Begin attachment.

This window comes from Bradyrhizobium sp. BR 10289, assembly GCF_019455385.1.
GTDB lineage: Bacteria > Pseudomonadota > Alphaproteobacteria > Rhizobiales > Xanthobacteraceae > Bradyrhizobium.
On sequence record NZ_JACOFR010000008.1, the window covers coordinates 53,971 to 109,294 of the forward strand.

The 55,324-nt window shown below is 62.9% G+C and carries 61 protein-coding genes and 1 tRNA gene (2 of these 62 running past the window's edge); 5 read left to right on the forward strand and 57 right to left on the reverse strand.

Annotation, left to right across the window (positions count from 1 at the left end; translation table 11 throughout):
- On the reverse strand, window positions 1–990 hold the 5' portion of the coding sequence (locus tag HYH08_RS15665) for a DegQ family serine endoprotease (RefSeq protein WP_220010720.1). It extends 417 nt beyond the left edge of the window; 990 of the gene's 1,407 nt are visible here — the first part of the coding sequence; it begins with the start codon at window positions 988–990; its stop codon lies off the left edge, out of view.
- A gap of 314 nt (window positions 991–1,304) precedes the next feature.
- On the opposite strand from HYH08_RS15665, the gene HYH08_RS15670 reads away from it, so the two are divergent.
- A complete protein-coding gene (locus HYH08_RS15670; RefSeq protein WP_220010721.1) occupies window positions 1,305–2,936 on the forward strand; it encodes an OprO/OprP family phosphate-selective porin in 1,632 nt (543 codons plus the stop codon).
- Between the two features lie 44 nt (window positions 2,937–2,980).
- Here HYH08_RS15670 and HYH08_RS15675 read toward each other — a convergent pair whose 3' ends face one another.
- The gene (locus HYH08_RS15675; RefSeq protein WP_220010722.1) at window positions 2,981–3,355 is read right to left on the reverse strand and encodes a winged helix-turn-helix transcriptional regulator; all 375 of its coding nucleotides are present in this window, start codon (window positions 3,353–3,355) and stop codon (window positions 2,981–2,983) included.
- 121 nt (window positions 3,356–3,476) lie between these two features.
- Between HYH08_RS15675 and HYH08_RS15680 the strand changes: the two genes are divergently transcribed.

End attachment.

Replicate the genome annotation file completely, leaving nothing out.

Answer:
This window comes from Bradyrhizobium sp. BR 10289, assembly GCF_019455385.1.
GTDB lineage: Bacteria > Pseudomonadota > Alphaproteobacteria > Rhizobiales > Xanthobacteraceae > Bradyrhizobium.
On sequence record NZ_JACOFR010000008.1, the window covers coordinates 53,971 to 109,294 of the forward strand.

The 55,324-nt window shown below is 62.9% G+C and carries 61 protein-coding genes and 1 tRNA gene (2 of these 62 running past the window's edge); 5 read left to right on the forward strand and 57 right to left on the reverse strand.

Annotation, left to right across the window (positions count from 1 at the left end; translation table 11 throughout):
- On the reverse strand, window positions 1–990 hold the 5' portion of the coding sequence (locus tag HYH08_RS15665) for a DegQ family serine endoprotease (RefSeq protein WP_220010720.1). It extends 417 nt beyond the left edge of the window; 990 of the gene's 1,407 nt are visible here — the first part of the coding sequence; it begins with the start codon at window positions 988–990; its stop codon lies off the left edge, out of view.
- A gap of 314 nt (window positions 991–1,304) precedes the next feature.
- On the opposite strand from HYH08_RS15665, the gene HYH08_RS15670 reads away from it, so the two are divergent.
- A complete protein-coding gene (locus HYH08_RS15670; RefSeq protein WP_220010721.1) occupies window positions 1,305–2,936 on the forward strand; it encodes an OprO/OprP family phosphate-selective porin in 1,632 nt (543 codons plus the stop codon).
- Between the two features lie 44 nt (window positions 2,937–2,980).
- Here HYH08_RS15670 and HYH08_RS15675 read toward each other — a convergent pair whose 3' ends face one another.
- The gene (locus HYH08_RS15675; RefSeq protein WP_220010722.1) at window positions 2,981–3,355 is read right to left on the reverse strand and encodes a winged helix-turn-helix transcriptional regulator; all 375 of its coding nucleotides are present in this window, start codon (window positions 3,353–3,355) and stop codon (window positions 2,981–2,983) included.
- 121 nt (window positions 3,356–3,476) lie between these two features.
- Between HYH08_RS15675 and HYH08_RS15680 the strand changes: the two genes are divergently transcribed.